Credits to Author: Pratik Shah, SKP
The manufacturing sector has been a major economic driver for many developing economies across the world, however, unlike most others, India’s manufacturing performance has been lacklustre. Even though India enjoys a favourable demographic and geographic position, it has not been able to capitalise on this advantage. Manufacturing in India has been plagued by a complex tax structure, inadequate infrastructure and bureaucracy, halving its ability to perform well on a global scale. With only a 16% share in GDP, India’s manufacturing sector has been close to stagnant for the last two decades. However, now manufacturing may be revived with the focused efforts of the new government. India, traditionally an agrarian economy, could even experience a paradigm shift from an agricultural economy to a manufacturing and service based economy.
The Indian government recognises the significance of the manufacturing sector in the country’s economic development and is taking prudent steps to increase investments in the sector. Following India’s desire to become a manufacturing hub, the government launched its much publicised “Make in India” initiative. A pet project of the Modi government, it proposes to provide domestic entrepreneurs and international players with various opportunities and transparency in the compliances required for investing and manufacturing in India.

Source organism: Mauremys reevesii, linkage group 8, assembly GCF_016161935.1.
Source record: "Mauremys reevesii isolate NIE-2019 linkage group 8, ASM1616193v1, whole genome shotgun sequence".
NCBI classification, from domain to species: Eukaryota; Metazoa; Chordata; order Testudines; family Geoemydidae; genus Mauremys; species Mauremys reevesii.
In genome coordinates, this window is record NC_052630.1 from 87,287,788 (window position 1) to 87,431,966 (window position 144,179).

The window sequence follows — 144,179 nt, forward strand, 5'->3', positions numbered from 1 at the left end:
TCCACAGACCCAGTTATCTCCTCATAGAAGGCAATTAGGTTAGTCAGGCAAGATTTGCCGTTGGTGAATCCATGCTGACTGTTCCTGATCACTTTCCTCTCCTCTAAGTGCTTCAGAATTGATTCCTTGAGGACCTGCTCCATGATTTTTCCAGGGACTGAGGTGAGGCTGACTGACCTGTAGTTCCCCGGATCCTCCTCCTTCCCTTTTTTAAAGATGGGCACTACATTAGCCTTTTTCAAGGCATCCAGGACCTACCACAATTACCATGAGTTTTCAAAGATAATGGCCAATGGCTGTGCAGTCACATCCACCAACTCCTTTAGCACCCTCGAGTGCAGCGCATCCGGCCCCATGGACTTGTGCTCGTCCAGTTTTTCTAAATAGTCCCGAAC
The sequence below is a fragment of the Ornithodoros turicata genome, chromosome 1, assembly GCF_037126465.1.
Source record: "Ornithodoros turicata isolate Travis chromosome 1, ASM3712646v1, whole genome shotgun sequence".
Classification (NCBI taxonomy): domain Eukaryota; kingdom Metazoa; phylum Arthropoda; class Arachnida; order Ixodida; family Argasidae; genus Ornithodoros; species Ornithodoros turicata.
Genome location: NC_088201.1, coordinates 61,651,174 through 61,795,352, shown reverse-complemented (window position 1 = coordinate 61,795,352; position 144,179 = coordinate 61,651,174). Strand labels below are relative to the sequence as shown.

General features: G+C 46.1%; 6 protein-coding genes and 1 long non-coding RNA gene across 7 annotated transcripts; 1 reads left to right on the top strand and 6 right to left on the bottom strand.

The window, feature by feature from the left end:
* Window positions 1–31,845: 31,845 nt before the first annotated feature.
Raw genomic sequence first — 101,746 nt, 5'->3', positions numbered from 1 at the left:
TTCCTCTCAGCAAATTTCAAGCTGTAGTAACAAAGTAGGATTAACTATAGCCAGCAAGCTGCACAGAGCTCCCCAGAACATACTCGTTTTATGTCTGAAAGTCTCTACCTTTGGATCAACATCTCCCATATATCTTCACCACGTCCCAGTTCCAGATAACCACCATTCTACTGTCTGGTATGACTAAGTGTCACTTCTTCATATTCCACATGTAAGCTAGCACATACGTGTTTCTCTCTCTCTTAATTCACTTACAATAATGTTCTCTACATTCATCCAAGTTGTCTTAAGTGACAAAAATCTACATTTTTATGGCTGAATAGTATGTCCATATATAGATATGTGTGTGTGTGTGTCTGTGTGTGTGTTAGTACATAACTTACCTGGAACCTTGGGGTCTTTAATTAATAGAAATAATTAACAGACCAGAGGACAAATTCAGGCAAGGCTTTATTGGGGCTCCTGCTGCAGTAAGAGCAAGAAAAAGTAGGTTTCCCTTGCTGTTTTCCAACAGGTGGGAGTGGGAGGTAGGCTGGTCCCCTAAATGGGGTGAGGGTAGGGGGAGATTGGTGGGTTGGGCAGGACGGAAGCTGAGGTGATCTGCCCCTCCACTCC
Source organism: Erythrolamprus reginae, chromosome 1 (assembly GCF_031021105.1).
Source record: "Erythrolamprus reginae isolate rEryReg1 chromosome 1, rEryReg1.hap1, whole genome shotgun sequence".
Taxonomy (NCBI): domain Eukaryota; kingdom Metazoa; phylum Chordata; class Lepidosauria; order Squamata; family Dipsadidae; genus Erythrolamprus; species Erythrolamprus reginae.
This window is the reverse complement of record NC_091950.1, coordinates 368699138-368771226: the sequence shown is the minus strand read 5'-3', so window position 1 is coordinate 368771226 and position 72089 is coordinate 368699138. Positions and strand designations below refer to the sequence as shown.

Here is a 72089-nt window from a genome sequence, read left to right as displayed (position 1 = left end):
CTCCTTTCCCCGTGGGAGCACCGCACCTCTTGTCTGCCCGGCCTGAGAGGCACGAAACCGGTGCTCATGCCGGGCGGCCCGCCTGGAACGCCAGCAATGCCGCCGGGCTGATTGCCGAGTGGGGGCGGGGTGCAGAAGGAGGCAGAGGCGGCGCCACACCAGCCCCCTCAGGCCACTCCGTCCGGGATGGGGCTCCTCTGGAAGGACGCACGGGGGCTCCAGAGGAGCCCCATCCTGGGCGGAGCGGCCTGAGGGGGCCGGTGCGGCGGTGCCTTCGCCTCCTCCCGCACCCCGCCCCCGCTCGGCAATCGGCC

The government also realises that becoming a manufacturing hub will need several strategic reforms to simplify manufacturing in India. One of the proposed reforms, in line with Make in India, is the implementation of the Goods and Services Tax (GST). The new GST regime will trigger a transformational shift from a complex multi-layered indirect taxation system to a unified indirect taxation system. GST will also propagate a positive change by ensuring cascading of taxes is reduced, thus leading to manufacturing synergy in India.
The new GST regime will be a modern tax reform which will usher in growth and opportunities for businesses in India. It will have a far-reaching impact on business avenues, compelling organisations to realign bottlenecks such as production cost, production time, supply chain, compliance, logistics, etc. with the changing indirect tax structure. Furthermore, all major business dynamics will have to be thoroughly analysed to assess the impact of GST on business.
Reduced Cost of Production
Manufacturing is a very competitive industry and reducing the cost of production while creating incremental value for customers remains a challenge for every business. The new GST regime will be greatly beneficial as a reduction in tax cascading may lead to a lower cost of production. Also, one of the major defects of the current indirect tax regime – the non-availability of tax credit of central/union taxes over state taxes and vice versa – could be eliminated by allowing unrestrictive tax credit under GST.
Hassle-free Supply Of Goods